In a speech two days after Christmas, Lebanese President Michel Aoun took a novel position on Hezbollah that contrasted sharply with his enduring appeasement of the party. While the speech received mixed reviews, Mr Aoun did create an opening that Hezbollah’s critics must exploit to try to find a solution for its weapons.
In his speech, the president called for an urgent national dialogue around a national defence strategy for Lebanon, along with other objectives. Agreement over a defence strategy has particular resonance for Hezbollah, as this is another term for finding a formula to integrate the party’s weapons arsenal into the state. Mr Aoun declared: “It’s true that defence of the country requires co-operation among the army, the people, and [Hezbollah], but the prime responsibility belongs to the state. Only the state can establish a defence strategy and supervise its implementation.”
In a broadside aimed at Hezbollah and the allied Amal movement, Mr Aoun continued: “Before reaching this stage, we need to begin by putting an end to the deliberate, systematic, and unjustified blockage leading to the dismantling of institutions and the dissolution of the state.” Both Hezbollah and Amal are boycotting cabinet sessions until a resolution is found for the investigation of the Beirut port explosion. Hezbollah wants the investigating magistrate, Tarek Bitar, removed from the case, because he is trying to interrogate former ministers affiliated with the party’s allies.
Mr Aoun’s rivals dismissed his comments as too little, too late. They noted that the president’s purpose in highlighting his differences with Hezbollah was to push the party to support the presidential ambitions of his son-in-law, Gebran Bassil. Unless it did so, Mr Aoun implied, his alliance with Hezbollah was open to reconsideration.
There is considerable truth to that conclusion. However, disregarding the president’s remarks and leaving things at that would be a mistake. After 2005, when Syria’s army was forced to withdraw from Lebanon, those seeking Hezbollah’s negotiated disarmament were frustrated because the party had allied itself with Mr Aoun’s and Mr Bassil’s Free Patriotic Movement. This created a political stalemate in Lebanon that prevented progress in pushing the party to surrender its weapons.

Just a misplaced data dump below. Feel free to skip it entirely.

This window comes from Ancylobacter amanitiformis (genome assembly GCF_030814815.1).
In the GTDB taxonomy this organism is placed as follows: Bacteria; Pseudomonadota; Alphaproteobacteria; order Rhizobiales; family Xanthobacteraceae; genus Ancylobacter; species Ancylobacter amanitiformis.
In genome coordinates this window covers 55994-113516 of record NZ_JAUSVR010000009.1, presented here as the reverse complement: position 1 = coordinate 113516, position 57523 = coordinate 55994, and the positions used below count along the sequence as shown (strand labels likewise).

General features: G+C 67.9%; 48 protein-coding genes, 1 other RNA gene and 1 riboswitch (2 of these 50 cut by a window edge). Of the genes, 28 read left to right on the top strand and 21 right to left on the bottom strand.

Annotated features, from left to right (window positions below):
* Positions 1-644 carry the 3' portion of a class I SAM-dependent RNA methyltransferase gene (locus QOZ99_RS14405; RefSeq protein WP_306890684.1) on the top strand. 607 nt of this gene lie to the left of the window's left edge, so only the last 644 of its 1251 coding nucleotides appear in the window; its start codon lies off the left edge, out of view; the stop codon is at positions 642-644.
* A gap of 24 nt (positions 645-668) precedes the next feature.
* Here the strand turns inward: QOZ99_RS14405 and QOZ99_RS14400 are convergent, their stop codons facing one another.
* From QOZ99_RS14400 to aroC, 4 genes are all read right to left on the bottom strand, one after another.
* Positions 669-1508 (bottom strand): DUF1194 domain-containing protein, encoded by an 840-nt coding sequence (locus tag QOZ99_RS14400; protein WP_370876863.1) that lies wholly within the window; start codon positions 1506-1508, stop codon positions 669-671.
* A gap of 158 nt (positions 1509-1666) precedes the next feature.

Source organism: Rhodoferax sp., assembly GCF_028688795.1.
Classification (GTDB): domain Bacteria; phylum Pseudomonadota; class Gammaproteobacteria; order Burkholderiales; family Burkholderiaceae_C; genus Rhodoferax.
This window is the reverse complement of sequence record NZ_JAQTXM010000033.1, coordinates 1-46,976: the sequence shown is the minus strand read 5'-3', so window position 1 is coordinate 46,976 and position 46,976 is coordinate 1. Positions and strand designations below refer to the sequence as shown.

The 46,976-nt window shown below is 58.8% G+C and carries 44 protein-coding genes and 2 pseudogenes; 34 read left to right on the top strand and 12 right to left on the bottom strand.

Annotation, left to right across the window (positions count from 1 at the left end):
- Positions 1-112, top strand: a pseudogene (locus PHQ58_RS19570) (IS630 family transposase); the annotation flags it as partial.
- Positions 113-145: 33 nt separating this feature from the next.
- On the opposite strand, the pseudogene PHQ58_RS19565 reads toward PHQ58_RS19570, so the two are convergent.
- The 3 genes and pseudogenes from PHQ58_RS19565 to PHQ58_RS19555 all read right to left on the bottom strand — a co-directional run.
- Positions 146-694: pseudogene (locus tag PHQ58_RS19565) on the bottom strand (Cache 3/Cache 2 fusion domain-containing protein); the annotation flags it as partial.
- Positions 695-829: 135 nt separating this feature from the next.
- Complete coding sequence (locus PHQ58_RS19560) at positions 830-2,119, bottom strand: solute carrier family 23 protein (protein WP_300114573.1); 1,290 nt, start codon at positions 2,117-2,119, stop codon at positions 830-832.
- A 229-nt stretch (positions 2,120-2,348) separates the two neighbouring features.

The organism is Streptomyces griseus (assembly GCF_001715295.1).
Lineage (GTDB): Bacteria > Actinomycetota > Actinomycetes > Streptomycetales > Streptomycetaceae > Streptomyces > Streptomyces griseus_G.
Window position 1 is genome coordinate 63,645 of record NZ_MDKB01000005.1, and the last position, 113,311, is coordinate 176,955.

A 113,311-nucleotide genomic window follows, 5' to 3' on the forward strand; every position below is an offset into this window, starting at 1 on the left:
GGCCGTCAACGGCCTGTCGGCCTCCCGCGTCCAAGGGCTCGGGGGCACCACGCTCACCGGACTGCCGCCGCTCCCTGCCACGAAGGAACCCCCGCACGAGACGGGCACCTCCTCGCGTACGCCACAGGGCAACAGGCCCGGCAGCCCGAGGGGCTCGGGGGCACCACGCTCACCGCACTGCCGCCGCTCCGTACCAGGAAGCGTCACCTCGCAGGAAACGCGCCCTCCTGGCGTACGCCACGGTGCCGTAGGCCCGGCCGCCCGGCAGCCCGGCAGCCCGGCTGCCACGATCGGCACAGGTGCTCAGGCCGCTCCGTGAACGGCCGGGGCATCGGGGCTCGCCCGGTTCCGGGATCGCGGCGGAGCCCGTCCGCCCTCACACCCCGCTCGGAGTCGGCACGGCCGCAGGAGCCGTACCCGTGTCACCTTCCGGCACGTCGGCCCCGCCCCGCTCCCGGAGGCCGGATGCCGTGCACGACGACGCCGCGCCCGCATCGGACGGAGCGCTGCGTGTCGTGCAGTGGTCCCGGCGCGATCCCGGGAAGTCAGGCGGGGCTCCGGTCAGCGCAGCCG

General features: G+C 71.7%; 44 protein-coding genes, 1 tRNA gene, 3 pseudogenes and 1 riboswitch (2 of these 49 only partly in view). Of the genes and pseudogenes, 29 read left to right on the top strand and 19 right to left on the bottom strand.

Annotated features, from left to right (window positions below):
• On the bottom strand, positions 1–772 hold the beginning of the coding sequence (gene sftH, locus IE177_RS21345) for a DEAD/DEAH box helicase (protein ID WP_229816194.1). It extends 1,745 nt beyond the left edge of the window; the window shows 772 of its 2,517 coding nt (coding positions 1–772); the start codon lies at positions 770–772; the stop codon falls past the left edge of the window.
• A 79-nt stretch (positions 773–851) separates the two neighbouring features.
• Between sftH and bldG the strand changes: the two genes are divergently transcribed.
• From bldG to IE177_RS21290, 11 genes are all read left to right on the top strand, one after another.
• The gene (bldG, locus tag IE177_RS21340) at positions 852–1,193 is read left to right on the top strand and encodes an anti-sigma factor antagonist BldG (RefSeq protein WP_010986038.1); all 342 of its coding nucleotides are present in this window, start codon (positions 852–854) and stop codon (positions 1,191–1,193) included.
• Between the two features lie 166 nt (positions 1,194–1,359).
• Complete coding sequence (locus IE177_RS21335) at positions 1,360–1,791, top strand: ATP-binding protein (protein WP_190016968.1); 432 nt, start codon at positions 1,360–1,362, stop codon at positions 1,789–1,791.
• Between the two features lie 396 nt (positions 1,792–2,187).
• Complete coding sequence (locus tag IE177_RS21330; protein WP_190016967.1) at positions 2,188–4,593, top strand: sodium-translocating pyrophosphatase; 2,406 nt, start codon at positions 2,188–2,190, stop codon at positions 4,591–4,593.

It would be premature today to assume that the Aoun-Hezbollah alliance is over. If anything, Mr Aoun is opportunistically holding up the possibility of a divorce to avoid such an outcome by ensuring that Mr Bassil can succeed him.
However, for the first time the president has placed the formula for a defence strategy on the table – based on a Hezbollah that must be subordinate to the state, and therefore whose weapons, implicitly, must be integrated into a larger entity that retains paramount responsibility for defending the nation. The party, which is keen on preserving an independent military capability outside the confines of the state, mainly to benefit Iran, is unwilling to enter into a serious national discussion on the matter.
Yet Mr Aoun has some leverage, as Hezbollah regards his endorsement of its status as a resistance force as valuable official legitimisation. Were Mr Aoun to withdraw this, the party would be isolated against a majority of Lebanese who believe the main problem in their country is the presence of an armed group acting as a proxy for a foreign power and that will always impose a debilitating status quo to protect its interests.
If Hezbollah’s critics should do anything, it is to collectively support Mr Aoun’s calls for a dialogue over a national defence strategy, and insist it begin as soon as possible. Hezbollah made it clear after the president’s speech that now was not the time to discuss this. That is precisely why Hezbollah’s rivals should try to take advantage of the space between the president and the party to work toward that objective.
If Hezbollah were to commit to Mr Bassil’s presidency now, it is likely that the president would move away from his call for a dialogue on a defence strategy. However, it is highly improbable that it will do so. Hezbollah prefers to leave its options open and may be under pressure from Syria to back a more overtly pro-Syrian president.
In that case, Mr Aoun may be thinking of something else. He realises that a majority of his Christian co-religionists do not sympathise with Hezbollah’s state within a state. Amid Lebanon’s severe economic crisis, the party has alienated many Arab countries, leaving the Lebanese isolated and facing poverty, with little outside help. Nor does the prospect of a war with Israel on Iran’s behalf appeal to Christians, or anyone. Christians also are especially keen to see Mr Bitar pursue his investigation.
If Mr Aoun can make progress over a defence strategy, he feels he might bolster his Christian bona fides and help his party in elections in May – and perhaps even Mr Bassil’s chances. The party will not give up its weapons, but if its rivals, along with Mr Aoun, can limit its margin of manoeuvre somewhat, this could be something to build upon in the future. Mr Aoun may feel this is a fight worth embarking on, whether it succeeds or not, because his party and Mr Bassil desperately need to revive their political appeal.